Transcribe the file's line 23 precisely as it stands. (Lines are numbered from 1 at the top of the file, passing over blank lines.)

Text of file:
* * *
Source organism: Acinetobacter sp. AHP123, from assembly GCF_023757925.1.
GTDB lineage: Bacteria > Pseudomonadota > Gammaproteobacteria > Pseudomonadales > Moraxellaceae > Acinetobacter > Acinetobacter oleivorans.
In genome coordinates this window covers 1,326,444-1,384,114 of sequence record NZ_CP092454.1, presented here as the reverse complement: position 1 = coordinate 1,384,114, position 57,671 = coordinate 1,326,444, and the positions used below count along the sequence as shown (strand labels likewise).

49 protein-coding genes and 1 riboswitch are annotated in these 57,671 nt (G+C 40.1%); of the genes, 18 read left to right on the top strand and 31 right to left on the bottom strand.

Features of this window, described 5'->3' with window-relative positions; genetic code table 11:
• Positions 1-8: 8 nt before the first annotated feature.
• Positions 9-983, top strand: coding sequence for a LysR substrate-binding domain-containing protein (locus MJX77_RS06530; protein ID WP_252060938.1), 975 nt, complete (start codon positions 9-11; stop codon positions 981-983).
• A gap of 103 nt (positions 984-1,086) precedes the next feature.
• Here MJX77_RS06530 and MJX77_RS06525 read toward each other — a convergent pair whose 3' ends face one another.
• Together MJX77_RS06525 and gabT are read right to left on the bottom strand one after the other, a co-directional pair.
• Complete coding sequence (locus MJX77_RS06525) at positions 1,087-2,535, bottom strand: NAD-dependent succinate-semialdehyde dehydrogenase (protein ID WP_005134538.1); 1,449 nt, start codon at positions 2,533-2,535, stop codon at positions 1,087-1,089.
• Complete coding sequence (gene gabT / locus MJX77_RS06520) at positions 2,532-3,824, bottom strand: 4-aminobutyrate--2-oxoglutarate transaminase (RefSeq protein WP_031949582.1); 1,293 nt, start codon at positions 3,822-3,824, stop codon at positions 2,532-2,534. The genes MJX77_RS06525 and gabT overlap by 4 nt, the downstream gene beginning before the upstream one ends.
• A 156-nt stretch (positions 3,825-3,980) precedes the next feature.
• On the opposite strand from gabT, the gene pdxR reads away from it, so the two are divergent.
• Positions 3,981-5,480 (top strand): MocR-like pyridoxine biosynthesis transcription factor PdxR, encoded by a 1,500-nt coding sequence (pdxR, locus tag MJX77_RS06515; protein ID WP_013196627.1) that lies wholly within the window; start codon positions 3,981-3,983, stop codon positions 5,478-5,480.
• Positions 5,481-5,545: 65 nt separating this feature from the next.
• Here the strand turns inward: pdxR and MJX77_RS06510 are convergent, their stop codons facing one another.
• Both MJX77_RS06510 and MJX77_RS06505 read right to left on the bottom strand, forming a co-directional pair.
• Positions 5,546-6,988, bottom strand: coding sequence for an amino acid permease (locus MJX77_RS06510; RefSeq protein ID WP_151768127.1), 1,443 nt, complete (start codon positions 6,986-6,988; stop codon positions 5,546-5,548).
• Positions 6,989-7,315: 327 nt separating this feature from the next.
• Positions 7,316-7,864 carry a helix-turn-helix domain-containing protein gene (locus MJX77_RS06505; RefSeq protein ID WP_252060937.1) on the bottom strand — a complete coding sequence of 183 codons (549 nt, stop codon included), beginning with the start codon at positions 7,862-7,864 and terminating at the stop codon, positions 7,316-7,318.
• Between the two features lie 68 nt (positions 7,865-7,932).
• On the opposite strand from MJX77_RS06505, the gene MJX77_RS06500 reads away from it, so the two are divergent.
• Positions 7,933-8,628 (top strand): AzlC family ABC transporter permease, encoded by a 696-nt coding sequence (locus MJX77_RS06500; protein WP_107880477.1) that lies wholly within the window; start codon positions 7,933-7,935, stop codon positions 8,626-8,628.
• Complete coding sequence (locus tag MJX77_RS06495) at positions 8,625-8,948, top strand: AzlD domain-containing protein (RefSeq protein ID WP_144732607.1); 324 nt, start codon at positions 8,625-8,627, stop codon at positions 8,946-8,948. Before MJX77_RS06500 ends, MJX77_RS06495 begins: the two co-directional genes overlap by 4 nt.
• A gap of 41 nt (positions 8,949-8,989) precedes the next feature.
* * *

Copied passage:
• On the opposite strand from MJX77_RS06505, the gene MJX77_RS06500 reads away from it, so the two are divergent.